How The MPAA Screws Over Indie Filmmakers

from the not-about-the-film-industry dept

One of the amusing things that we’ve seen in following groups like the MPAA and the RIAA over the years is every time they try to claim that they’re really doing what they do to support the independent artists out there. Both organizations represent the big studios and the big labels. But, to make themselves sound more sympathetic, they love to claim that their real concerns are in protecting the “small guys” out there. We’ve seen it a lot in the film industry, where the big studios and the MPAA guys love to claim their “real concerns” are about indie filmmakers. Just a few months ago, when I appeared on a panel at a big Hollywood event for independent filmmakers, one of my co-panelists was from the MPAA, and he tossed out that line about how the big studios were fine, but he was really concerned about the indies.

Of course, that’s hogwash. They represent the big studios and that’s all they’re concerned with. TorrentFreak points us to a perfect example of this in a short snippet of South Park’s Matt Stone and Trey Parker talking about how the MPAA screwed them over when they were indie filmmakers when it came to ratings, but when they were working with a major studio, things were entirely different:

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Comments on “How The MPAA Screws Over Indie Filmmakers”

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22 Comments
coldbrew says:

no new contract after season 15

These guys are simply my favorite duo, ever. It’s nice that we share an alma mater and they reference a ton of real life Colorado places, but I grew up around the same time and know the cultural references they make as well.

Season 15 is about to start and there is no contract in place for a 16. I hope they ditch VIacom and go direct. I would bet there’s a million of us that would pay _at least_ $20 for a season (especially uncensored).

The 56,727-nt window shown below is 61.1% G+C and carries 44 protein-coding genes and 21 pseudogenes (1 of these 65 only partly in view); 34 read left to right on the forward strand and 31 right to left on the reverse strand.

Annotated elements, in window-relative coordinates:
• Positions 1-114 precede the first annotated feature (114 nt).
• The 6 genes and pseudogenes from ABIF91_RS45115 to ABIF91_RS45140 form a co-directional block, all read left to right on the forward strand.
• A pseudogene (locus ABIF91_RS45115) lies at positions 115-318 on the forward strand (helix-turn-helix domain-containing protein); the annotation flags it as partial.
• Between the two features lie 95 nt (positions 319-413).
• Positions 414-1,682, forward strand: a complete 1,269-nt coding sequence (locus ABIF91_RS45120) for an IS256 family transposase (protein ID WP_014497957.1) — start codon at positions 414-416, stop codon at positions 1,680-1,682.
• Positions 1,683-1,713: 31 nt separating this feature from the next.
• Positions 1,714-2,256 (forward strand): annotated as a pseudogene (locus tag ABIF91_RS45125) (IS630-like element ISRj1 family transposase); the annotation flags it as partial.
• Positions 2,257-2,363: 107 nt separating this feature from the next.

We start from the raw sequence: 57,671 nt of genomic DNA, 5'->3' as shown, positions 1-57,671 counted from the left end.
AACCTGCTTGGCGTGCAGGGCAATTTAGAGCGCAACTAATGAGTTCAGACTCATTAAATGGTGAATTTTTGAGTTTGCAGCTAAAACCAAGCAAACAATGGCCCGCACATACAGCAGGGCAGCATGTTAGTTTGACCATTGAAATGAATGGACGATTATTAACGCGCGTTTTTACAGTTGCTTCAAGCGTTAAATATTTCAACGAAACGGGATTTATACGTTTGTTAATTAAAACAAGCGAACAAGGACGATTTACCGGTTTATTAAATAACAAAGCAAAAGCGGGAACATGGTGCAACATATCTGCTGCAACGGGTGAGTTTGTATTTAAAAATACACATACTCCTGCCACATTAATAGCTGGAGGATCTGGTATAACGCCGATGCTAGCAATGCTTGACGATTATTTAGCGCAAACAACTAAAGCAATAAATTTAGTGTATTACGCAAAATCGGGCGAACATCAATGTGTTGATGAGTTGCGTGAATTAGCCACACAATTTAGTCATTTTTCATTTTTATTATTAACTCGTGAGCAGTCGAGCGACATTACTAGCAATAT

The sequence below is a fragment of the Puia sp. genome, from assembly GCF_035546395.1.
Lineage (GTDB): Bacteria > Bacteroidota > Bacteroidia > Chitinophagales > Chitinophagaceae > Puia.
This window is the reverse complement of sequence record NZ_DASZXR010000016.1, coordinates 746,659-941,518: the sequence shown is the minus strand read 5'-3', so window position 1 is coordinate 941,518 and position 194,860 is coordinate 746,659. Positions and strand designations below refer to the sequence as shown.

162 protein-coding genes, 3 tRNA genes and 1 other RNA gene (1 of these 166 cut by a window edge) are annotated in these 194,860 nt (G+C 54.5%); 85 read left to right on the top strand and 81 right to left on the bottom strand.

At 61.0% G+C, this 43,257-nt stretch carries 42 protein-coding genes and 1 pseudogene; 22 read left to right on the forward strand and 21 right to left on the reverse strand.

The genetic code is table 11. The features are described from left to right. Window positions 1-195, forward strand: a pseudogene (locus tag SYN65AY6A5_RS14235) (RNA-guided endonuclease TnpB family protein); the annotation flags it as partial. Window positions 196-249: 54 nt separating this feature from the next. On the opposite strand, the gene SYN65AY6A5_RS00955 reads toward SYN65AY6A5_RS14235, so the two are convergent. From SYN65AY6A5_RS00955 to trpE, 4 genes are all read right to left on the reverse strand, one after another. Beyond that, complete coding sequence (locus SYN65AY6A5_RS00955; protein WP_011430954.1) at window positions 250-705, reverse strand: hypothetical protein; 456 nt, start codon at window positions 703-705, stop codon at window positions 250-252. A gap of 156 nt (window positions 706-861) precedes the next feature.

Anonymous Coward says:

In July...

Not sure where that Subject came from. Safari’s autocomplete I guess.

Anyhow, what I think hurts movie is more than just censorship. It actually goes both ways. If you make a thriller aimed at adults, you pretty much need to get an R rating. So that means you have to make sure you include a sex scene or something to make sure you get that R. PG-13 is the kiss of death for those types of movies. So filmmakers end up focusing more on making sure their movie fits a particular criteria instead of an artistic vision.

Bruce Burbank says:

Re: What?

Chiming in-

I’m a big horror movie fan but I generally won’t even consider checking out any PG-13 horror movie because I’ll expect it to be totally watered down. It’s like it’s been demoted to a lightweight class of movie, whereas I’m really only looking for the heavyweight Rated-R horror flick. A PG-13 rating is the kiss of death because there are so many people like me who won’t waste their time with anything less than Rated-R.

Anonymous Coward says:

The only *useful* reform is to list the content of the film, not the MPAA (or anyone else’s) rating of suitability.

Imagine a grocery store where the “ingredients” panel had four choices: Suitable for Infants, Suitable for Children Undergoing a Growth Spurt, Suitable for Fat Ass Couch Potatoes, Suitable for Manual Laborers.

ltlw0lf (profile) says:

Re: Re:

The only *useful* reform is to list the content of the film, not the MPAA (or anyone else’s) rating of suitability.

Hopefully with counts too (“Full Frontal Nudity: 5 times, 2:30 total”, “Bad Language: 5 F**ks, 3 S**ts, 8 Motha F**kers”.) That way the kids know whether a movie is worth watching or not.

In other words, any plan that doesn’t involve parental responsibility is going to fail. If you don’t go to IMDB to read the plot notes, and don’t wish to watch the movie first to see if it appropriate for Timmy, then maybe Timmy shouldn’t be watching the movie. Of course, I’m of the opinion (after growing up with parents that restricted me from watching movies to begin with,) that keeping your kids out of the culture, without careful exposure and teaching, is detrimental to their growth as much as allowing them to watch it without being there to explain it to them. It takes time and effort, which is why nobody does it.

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